The climax is this massive battle scene, Teraks army is on the move, there’s stop-motion creatures running around, bombs are being thrown, laser cannons are blasting, Noah uses the guns on his ship as weapons, it’s awesome. For a TV made movie, this is a pretty impressive battle sequence, and it really feels like Star Wars. Obviously, it’s not as epic as the two trilogies but it is still exciting and definitely echoes the final battle from “Return of the Jedi”. In traditional Star Wars fashion, the battle concludes with a one on one sword fighting dual between Terak and Noah, however there are no lightsabers in these films, this is a traditional dual with real swords. To be honest, it’s more impressive than many of the lightsaber duels that would later come in the Prequel trilogy. Those got so over the top with characters jumping all over the place, but this dual shows how an old man can really put up a fight, it’s fantastic. Teraks death is also pretty cool, a little anti climactic I’ll admit but still cool. 



      The ending is great, it’s not a completely happy ending the same way the first film was, but it’s not entirely sad either, it’s a nice little mix of the two emotions and a bitter sweet exit for our hero’s. Warwick Davis once said that there were plans for a third live action Ewok movie but that production never met the light of day. Besides, this film ended on just the perfect note, I couldn’t imagine them toping it with another movie. This small series of live action Ewok movies may not be the best installments released under the Star Wars name, but it’s far from bad and they sit nicely in-between the original trilogy and some of the prequels. I like that these movies are more fantasy based with just a hint of Sci-Fi, it just makes the universe feel much bigger.



      Overall, “Ewoks: The Battle for Endor” is a surprisingly decent film, it’s no masterpiece or anything but for what it is, it’s simply better than it needed to be. The story is engaging, the characters are fleshed out, the drama is strong enough, and the whole project was just handled with a mature grip. Some of the effects are obvious, but the locations and visuals are still very impressive by TV standards, especially for the time. I love how this film takes risks and doesn’t rely on as many kid tropes as its predecessor. While this obviously isn’t a must see movie, I do still recommend it to young viewers that love Star Wars. Give this one a rental at least, it’s worth that much for any Star Wars junky.



                                        I give “Ewoks: The Battle for Endor” 3 ½ stars out of 5.
  

The End  

Cavern of Courage: An Ewok Adventure (1984) (TV Movie Review)

       

     Star Wars is undeniably one of the greatest franchises of all time and the original “Star Wars” trilogy is simply a classic gem from my youth. However, I didn’t even know about Star Wars until I was about 7 years old (in 1997) when the special edition trilogy was being released in theaters. Seeing those movies on the big screen was the perfect way to be introduced to them for the first time. But surprisingly, I had actually been introduced to the universe of Star Wars before I even knew what Star Wars was. That’s right, before I saw any of the original trilogy, I saw the 1984, live action, made for TV movie titled “Cavern of Courage: An Ewok Adventure”. At the time, I was introduced to several cult favorite fantasy films including “The Never Ending Story”, “Labyrinth” and “The Dark Crystal”, and this film didn’t feel all that different, little did I realize that it was actually part of a series that I’d come to love for years. “Cavern of Courage: An Ewok Adventure” premiered on ABC back in 1984, a full year after “Return of the Jedi”, and as the title would suggest, it stars the furry Ewok characters that were previously featured in that film. Lucas had allowed his Star Wars Universe to be produced for TV 6 years earlier with “The Star Wars Holiday Special” which was a huge embarrassment to him. So Lucas assumed full control over the content and production in “The Ewok Adventure” to ensure that it had good quality. The result is a film that’s far more like a fantasy adventure and aimed more to little kids than any of the theatrical Star Wars movies, and while I adored it as a child, let’s take a look back and see how much of it holds up today.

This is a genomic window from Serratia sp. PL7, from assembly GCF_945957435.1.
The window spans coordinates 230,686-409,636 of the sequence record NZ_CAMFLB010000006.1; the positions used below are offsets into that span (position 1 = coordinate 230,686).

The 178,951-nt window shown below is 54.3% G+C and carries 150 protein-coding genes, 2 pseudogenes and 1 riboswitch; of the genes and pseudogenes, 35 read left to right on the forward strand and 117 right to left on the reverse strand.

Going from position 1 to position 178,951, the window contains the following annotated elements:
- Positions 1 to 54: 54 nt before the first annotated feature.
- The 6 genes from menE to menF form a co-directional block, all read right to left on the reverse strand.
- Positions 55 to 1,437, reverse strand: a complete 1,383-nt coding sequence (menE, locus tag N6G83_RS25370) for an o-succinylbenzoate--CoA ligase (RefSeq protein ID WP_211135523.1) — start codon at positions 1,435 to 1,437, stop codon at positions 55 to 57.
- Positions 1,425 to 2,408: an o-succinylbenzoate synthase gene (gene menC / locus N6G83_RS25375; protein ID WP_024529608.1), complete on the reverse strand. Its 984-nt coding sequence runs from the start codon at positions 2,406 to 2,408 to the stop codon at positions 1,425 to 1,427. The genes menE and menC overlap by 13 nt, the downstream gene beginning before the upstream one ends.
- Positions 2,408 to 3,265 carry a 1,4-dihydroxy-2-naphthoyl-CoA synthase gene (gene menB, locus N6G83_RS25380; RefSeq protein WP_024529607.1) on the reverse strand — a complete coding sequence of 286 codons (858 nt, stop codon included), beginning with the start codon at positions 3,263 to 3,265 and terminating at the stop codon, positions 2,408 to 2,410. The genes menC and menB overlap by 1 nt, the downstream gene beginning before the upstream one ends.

The film is supposedly set between the events of the animated “Star Wars Ewoks” TV series and “Return of the Jedi”, however, there really isn’t much continuity between the two. Here’s the set-up, after a family crashes their ship on the forest moon of Endor, two siblings named Cyndal and Mace find themselves separated from their parents, who’ve been captured by a giant monster called the Gorax. The two kids are soon approached by the fun loving Ewoks, who take pity on the two and welcome them into their tribe. After Cyndal and Mace befriend the Ewoks, they set out on a quest across the planet to rescue their missing parents. Along the way they encounter savage beasts, and other magical obstacles. It’s more or less what you’d expect from a fantasy adventure, just with a an unfortunate lack of real epic excitement.   



      It’s interesting that of all the different Star Wars characters that could have gotten a standalone movie, they’d make one staring the Ewoks, who most fans were really annoyed with back in “Return of the Jedi”. Personally, I kind of liked the Ewoks, mostly due to my nostalgia for this film. The most recognizable of them obviously is Wicket (that’s the Ewok who helped Princess Leia) played once again by Warwick Davis. Technically, he’s the closest we get to having an iconic Star Wars character in the film. Surprisingly, Wicket is actually given less attention than some of the other Ewoks. If your one of the few people who liked the Ewok characters, than the film does provide a good incite on their culture, their weapons, magic talismans and life style, which is kind of neat. There’s actually a nice variety of different Ewok characters, most of which were featured in the animated “Star Wars Ewoks” TV series. There’s a warrior Ewok that wealds an ax and there’s actually an Ewok wizard with a magic scepter.